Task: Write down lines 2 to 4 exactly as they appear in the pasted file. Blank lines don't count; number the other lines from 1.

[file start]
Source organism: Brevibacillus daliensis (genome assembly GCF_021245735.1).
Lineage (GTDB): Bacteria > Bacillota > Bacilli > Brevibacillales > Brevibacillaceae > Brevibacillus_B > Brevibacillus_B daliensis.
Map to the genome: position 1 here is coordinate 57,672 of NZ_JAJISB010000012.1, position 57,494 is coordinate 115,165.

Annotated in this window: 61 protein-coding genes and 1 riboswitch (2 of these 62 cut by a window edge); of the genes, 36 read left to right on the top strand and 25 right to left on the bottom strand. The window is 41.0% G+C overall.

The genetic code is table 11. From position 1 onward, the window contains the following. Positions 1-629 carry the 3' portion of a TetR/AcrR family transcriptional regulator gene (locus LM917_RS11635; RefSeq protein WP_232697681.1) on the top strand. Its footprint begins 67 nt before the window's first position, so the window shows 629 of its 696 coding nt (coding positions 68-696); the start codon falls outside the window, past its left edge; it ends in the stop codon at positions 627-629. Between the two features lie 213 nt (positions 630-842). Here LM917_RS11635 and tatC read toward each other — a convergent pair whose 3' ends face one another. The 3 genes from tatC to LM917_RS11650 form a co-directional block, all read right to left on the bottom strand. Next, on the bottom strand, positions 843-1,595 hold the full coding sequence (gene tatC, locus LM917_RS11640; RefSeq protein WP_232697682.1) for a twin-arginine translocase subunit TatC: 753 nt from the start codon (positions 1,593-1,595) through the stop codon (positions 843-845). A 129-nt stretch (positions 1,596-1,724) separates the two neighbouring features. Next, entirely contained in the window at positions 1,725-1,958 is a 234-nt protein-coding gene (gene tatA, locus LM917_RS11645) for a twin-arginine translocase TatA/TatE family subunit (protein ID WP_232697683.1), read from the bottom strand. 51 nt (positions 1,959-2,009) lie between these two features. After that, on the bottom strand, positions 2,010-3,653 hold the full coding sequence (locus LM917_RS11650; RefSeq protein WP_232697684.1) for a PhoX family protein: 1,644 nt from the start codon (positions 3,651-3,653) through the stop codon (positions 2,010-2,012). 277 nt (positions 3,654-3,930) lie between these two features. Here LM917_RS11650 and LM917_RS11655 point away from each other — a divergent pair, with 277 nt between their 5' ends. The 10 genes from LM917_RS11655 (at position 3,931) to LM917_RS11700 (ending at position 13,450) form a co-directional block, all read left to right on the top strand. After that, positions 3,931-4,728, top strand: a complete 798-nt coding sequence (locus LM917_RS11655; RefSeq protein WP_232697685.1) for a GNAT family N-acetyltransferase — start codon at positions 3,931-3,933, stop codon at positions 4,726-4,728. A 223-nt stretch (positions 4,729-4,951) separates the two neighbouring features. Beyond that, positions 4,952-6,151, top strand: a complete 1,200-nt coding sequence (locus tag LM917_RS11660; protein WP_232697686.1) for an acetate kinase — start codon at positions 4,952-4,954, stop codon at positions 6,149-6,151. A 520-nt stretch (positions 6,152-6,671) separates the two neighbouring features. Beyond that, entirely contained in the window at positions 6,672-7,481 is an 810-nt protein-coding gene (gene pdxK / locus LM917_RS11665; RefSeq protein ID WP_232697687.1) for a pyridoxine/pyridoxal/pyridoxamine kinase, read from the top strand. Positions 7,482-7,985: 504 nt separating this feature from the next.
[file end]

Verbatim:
Lineage (GTDB): Bacteria > Bacillota > Bacilli > Brevibacillales > Brevibacillaceae > Brevibacillus_B > Brevibacillus_B daliensis.
Map to the genome: position 1 here is coordinate 57,672 of NZ_JAJISB010000012.1, position 57,494 is coordinate 115,165.

Annotated in this window: 61 protein-coding genes and 1 riboswitch (2 of these 62 cut by a window edge); of the genes, 36 read left to right on the top strand and 25 right to left on the bottom strand. The window is 41.0% G+C overall.